Number of Hong Kong brokerage firms reach a 20-year high
Number of brokers amounted to 604 but the top 100 already hold 94.6 per cent of all trading
The number of the stock brokers in Hong Kong has risen to a 20-year high.
It shows the summer market rout did not discourage newcomers from joining the market.
The number of stock brokers actively trading on the Hong Kong stock market rose to 604 by the end of March. The previous high, two decades earlier, was 596, according to data from the Securities and Futures Commission.
Still, that is not back to the peak for the city. It had over 900 brokers in the 1980s. But compared with a trough of 428 in 2006, the number of the brokerage firms in the city has increased by 41 per cent in the last 10 years.
Compared with a year ago, it has increased by 22 per cent with 111 new firms joining the market in the past. Of those 99 came to the market in the first quarter.
They were not discouraged by the fact that stock market turnover dropped to only around HK$60 billion a day during the past month, compared with a record HK$200 billion in April last year.
Industry sources told the White Collar that the newcomers have arrived from a number of sources. Some are mainland-backed firms that want to set up brokerage firms in the city as a stepping stone to the overseas market. Some mainland tycoons also support some Hong Kong veteran brokers to set up firms for them as they consider owning a Hong Kong brokerage firms to be something to show up their wealth and social status.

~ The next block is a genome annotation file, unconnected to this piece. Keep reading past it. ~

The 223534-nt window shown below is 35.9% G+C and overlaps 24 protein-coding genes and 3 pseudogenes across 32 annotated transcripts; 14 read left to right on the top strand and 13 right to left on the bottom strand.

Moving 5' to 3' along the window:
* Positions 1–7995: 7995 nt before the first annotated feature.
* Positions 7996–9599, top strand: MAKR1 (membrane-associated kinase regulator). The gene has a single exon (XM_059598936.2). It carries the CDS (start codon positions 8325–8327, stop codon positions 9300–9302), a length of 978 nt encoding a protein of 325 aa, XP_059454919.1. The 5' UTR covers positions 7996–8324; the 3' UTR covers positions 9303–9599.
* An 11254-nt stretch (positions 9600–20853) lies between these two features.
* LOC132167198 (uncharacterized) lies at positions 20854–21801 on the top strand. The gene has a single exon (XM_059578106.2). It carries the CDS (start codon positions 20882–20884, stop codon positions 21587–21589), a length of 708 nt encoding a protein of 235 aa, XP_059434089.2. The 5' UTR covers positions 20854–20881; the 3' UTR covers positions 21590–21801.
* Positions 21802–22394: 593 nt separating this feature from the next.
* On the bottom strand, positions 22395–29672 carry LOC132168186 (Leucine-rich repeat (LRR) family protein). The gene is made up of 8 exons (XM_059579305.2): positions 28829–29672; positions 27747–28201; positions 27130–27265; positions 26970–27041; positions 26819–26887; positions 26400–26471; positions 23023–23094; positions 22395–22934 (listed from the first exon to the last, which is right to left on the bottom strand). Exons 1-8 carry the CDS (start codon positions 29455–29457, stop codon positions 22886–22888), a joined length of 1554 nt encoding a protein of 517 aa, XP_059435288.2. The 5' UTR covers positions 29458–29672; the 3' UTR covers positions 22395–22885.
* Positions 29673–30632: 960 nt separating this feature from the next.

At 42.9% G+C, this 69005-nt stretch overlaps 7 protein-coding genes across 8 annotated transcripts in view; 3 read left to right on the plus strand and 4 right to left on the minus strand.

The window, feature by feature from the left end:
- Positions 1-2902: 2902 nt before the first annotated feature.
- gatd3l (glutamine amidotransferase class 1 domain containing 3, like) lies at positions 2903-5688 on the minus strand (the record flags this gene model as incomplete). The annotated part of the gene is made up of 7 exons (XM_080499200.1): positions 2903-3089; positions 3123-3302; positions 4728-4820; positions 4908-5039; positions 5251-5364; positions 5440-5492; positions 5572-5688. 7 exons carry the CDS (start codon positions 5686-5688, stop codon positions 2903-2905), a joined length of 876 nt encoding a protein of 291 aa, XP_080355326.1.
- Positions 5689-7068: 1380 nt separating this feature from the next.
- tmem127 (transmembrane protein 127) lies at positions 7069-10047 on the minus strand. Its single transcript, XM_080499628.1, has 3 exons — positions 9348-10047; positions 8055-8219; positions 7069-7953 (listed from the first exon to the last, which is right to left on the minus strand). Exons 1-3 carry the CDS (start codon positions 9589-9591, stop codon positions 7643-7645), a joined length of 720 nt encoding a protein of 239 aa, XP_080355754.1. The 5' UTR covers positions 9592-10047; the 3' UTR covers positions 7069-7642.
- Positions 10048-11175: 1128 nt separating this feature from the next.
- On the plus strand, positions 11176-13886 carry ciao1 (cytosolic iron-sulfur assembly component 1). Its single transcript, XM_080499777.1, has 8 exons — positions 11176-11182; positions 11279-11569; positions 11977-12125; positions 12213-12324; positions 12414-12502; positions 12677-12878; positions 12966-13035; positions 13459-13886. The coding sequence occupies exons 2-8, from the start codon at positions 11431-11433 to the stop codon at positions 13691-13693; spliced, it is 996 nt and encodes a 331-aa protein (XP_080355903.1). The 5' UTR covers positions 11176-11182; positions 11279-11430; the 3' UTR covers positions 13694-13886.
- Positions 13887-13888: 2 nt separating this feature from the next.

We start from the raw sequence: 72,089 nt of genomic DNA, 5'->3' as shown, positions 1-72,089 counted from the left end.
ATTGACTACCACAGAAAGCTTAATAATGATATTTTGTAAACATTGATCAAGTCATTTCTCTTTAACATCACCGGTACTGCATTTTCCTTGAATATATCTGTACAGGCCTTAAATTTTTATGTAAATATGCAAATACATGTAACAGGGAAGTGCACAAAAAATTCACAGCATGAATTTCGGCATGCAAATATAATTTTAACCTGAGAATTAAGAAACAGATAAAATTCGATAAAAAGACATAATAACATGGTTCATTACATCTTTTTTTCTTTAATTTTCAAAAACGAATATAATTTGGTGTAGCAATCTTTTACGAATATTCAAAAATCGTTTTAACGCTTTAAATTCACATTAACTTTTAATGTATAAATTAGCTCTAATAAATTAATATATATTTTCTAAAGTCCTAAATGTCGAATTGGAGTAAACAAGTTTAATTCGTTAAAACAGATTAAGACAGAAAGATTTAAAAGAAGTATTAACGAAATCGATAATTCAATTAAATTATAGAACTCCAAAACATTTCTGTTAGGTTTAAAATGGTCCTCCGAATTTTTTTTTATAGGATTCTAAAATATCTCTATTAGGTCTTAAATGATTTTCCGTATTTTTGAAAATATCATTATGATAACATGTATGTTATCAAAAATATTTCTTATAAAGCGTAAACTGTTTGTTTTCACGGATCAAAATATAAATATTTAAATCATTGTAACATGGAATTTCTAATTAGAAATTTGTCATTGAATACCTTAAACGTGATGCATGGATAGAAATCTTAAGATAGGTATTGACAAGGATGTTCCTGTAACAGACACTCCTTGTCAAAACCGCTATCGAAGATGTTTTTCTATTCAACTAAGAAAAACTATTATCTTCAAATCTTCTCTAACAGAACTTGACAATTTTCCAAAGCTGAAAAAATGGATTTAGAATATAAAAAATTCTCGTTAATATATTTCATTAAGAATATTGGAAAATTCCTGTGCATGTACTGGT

There are also firms from the US and Europe that want to set up brokerage firms here to capture the opportunities of the stock connect scheme which enables cross-border stock trading between Hong Kong and Shanghai.
For international investors to trade the mainland listed A-shares, they would need to have an account with a Hong Kong brokerage firm. That has drawn some overseas firms to establish themselves in Hong Kong.
This may explain why all of them have various concerns about the planned Stock Connect scheme to similarly connect Hong Kong and Shenzhen.
This shows the stock connect scheme has really added value to the Hong Kong brokerage industry.
However, SFC statistics also showed business is not evenly distributed. The top 20 brokerage firms have taken 65 per cent of the total market turnover, while the top 50 largest players have traded 75 per cent of all. The top 100 players traded 94.6 per cent.
This means most of the rest — about 500 brokers — handled only 5 per cent of all trades.
Will the smaller companies be able to survive in the very competitive market and reduced market turnover? It is going to be tough.